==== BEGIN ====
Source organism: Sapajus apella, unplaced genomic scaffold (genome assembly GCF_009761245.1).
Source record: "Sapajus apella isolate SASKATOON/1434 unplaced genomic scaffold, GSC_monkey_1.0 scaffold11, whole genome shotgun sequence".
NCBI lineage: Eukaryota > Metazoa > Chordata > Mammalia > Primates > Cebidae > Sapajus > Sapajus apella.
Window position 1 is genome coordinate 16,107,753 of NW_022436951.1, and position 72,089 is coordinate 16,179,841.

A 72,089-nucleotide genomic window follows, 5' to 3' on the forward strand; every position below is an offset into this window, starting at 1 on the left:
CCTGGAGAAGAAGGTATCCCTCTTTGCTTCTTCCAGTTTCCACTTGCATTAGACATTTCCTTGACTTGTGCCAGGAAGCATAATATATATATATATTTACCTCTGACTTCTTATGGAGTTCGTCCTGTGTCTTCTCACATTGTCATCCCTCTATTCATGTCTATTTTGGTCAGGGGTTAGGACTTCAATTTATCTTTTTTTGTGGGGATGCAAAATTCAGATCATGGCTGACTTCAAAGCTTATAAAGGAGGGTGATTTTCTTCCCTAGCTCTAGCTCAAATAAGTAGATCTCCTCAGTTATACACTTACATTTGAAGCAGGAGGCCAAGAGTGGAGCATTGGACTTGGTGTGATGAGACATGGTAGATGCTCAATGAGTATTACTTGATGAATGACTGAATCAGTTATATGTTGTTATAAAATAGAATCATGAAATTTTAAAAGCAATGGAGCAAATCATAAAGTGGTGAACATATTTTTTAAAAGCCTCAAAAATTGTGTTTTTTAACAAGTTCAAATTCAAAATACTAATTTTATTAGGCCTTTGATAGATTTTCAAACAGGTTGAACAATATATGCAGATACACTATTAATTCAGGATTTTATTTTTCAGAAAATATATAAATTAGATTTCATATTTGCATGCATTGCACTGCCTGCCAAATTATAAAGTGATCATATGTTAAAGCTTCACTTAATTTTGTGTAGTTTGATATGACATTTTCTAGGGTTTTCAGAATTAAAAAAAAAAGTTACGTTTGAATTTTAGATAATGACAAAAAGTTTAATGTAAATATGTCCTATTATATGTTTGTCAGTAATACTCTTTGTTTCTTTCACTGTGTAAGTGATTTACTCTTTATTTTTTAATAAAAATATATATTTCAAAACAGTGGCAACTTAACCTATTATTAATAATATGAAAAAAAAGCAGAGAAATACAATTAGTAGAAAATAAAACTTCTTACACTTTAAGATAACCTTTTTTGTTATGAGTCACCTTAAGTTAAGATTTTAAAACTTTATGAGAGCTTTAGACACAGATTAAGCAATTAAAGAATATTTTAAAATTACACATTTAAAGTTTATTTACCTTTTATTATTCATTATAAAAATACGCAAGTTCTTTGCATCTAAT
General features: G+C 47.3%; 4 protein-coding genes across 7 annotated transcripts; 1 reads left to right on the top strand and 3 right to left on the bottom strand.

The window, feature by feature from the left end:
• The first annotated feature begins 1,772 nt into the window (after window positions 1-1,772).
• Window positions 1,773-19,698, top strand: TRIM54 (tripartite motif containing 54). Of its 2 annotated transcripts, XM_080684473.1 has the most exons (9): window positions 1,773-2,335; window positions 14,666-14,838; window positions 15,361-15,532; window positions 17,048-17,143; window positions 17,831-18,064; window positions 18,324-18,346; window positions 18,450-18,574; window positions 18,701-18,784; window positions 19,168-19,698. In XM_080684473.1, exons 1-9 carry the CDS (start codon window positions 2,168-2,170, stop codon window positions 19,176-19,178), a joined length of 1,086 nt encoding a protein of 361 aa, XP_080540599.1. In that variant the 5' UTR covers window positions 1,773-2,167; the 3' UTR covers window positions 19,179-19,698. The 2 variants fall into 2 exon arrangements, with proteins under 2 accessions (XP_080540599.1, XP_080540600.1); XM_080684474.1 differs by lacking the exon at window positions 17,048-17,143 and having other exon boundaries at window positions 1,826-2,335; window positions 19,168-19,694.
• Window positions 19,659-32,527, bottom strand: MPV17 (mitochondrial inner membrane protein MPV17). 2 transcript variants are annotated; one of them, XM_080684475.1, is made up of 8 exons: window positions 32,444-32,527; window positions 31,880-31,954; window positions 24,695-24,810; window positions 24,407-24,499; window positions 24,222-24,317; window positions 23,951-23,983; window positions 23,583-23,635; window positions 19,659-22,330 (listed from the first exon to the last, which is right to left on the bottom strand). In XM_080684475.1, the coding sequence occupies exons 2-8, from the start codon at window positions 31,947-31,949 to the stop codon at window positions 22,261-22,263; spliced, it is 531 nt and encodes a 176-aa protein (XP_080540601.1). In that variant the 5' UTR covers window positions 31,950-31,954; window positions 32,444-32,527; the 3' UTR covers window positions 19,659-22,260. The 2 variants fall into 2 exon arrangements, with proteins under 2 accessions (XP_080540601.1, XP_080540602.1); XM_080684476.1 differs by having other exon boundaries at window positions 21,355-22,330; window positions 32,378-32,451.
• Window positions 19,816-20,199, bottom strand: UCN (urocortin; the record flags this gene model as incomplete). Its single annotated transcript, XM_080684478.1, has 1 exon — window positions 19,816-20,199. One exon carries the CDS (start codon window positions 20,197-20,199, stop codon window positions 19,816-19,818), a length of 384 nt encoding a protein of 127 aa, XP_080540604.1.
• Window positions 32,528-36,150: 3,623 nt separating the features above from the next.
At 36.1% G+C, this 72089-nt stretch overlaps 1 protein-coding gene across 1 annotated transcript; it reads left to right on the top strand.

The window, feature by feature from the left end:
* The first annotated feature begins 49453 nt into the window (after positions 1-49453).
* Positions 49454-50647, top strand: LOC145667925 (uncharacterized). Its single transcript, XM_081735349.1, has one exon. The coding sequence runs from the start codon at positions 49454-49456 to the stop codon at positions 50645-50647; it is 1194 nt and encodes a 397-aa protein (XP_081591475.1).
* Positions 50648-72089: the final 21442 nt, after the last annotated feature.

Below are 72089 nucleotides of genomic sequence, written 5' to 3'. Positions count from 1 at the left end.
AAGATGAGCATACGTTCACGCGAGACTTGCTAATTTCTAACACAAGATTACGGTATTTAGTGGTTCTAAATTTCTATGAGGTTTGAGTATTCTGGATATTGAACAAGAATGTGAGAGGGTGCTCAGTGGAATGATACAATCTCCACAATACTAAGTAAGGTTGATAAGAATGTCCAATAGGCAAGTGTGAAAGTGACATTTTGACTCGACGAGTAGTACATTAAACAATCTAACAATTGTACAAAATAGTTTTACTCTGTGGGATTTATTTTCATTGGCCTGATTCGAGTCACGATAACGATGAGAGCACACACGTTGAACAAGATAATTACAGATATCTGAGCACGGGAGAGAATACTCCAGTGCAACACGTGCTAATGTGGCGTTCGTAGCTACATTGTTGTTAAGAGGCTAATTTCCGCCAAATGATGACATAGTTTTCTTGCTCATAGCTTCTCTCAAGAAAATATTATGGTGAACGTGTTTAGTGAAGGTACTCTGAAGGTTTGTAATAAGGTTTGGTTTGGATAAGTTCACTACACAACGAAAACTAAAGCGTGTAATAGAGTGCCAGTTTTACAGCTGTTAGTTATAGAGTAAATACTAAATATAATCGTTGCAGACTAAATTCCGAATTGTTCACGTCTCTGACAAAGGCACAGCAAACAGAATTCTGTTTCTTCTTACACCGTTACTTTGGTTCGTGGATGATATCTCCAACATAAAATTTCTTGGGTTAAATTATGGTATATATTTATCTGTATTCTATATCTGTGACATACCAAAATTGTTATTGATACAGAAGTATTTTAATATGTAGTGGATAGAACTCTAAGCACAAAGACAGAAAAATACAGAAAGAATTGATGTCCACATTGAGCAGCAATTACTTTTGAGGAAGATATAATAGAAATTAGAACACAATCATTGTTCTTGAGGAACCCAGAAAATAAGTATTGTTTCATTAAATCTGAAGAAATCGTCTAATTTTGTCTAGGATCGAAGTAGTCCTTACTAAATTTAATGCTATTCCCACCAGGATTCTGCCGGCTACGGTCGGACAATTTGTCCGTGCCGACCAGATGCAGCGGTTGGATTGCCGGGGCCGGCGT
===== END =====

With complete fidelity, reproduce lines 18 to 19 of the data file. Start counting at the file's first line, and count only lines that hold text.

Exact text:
* Positions 50648-72089: the final 21442 nt, after the last annotated feature.

Below are 72089 nucleotides of genomic sequence, written 5' to 3'. Positions count from 1 at the left end.